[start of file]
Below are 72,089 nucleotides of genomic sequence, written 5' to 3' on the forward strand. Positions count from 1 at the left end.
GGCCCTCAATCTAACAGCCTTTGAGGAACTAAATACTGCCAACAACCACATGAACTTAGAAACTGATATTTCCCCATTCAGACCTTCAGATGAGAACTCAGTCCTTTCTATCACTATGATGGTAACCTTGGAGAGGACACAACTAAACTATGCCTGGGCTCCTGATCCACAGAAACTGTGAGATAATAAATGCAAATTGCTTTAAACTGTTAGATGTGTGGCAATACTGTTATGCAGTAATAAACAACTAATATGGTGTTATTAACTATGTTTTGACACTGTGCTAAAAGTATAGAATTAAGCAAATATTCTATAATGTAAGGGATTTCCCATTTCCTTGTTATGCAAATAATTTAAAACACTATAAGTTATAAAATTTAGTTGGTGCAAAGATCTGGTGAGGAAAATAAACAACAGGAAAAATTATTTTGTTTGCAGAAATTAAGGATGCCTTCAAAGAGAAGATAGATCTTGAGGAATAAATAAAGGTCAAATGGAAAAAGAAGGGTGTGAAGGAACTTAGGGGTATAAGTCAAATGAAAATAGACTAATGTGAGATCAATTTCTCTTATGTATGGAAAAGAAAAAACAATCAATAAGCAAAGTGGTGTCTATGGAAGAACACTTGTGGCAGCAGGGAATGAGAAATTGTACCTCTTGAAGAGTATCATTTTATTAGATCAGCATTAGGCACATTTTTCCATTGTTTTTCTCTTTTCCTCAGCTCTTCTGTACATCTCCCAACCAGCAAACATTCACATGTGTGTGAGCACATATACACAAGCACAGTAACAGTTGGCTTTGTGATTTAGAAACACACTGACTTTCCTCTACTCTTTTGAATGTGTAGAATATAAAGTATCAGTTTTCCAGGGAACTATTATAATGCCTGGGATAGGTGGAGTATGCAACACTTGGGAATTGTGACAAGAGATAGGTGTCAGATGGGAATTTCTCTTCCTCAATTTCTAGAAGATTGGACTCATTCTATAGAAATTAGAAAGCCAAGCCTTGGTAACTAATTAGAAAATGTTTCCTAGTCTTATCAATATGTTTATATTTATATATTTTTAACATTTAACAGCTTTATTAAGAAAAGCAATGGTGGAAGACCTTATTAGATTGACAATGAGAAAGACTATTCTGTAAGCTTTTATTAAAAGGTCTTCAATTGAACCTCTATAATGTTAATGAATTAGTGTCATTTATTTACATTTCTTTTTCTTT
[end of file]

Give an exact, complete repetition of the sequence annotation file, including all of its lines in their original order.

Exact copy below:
Below are 72,089 nucleotides of genomic sequence, written 5' to 3' on the forward strand. Positions count from 1 at the left end.
GGCCCTCAATCTAACAGCCTTTGAGGAACTAAATACTGCCAACAACCACATGAACTTAGAAACTGATATTTCCCCATTCAGACCTTCAGATGAGAACTCAGTCCTTTCTATCACTATGATGGTAACCTTGGAGAGGACACAACTAAACTATGCCTGGGCTCCTGATCCACAGAAACTGTGAGATAATAAATGCAAATTGCTTTAAACTGTTAGATGTGTGGCAATACTGTTATGCAGTAATAAACAACTAATATGGTGTTATTAACTATGTTTTGACACTGTGCTAAAAGTATAGAATTAAGCAAATATTCTATAATGTAAGGGATTTCCCATTTCCTTGTTATGCAAATAATTTAAAACACTATAAGTTATAAAATTTAGTTGGTGCAAAGATCTGGTGAGGAAAATAAACAACAGGAAAAATTATTTTGTTTGCAGAAATTAAGGATGCCTTCAAAGAGAAGATAGATCTTGAGGAATAAATAAAGGTCAAATGGAAAAAGAAGGGTGTGAAGGAACTTAGGGGTATAAGTCAAATGAAAATAGACTAATGTGAGATCAATTTCTCTTATGTATGGAAAAGAAAAAACAATCAATAAGCAAAGTGGTGTCTATGGAAGAACACTTGTGGCAGCAGGGAATGAGAAATTGTACCTCTTGAAGAGTATCATTTTATTAGATCAGCATTAGGCACATTTTTCCATTGTTTTTCTCTTTTCCTCAGCTCTTCTGTACATCTCCCAACCAGCAAACATTCACATGTGTGTGAGCACATATACACAAGCACAGTAACAGTTGGCTTTGTGATTTAGAAACACACTGACTTTCCTCTACTCTTTTGAATGTGTAGAATATAAAGTATCAGTTTTCCAGGGAACTATTATAATGCCTGGGATAGGTGGAGTATGCAACACTTGGGAATTGTGACAAGAGATAGGTGTCAGATGGGAATTTCTCTTCCTCAATTTCTAGAAGATTGGACTCATTCTATAGAAATTAGAAAGCCAAGCCTTGGTAACTAATTAGAAAATGTTTCCTAGTCTTATCAATATGTTTATATTTATATATTTTTAACATTTAACAGCTTTATTAAGAAAAGCAATGGTGGAAGACCTTATTAGATTGACAATGAGAAAGACTATTCTGTAAGCTTTTATTAAAAGGTCTTCAATTGAACCTCTATAATGTTAATGAATTAGTGTCATTTATTTACATTTCTTTTTCTTT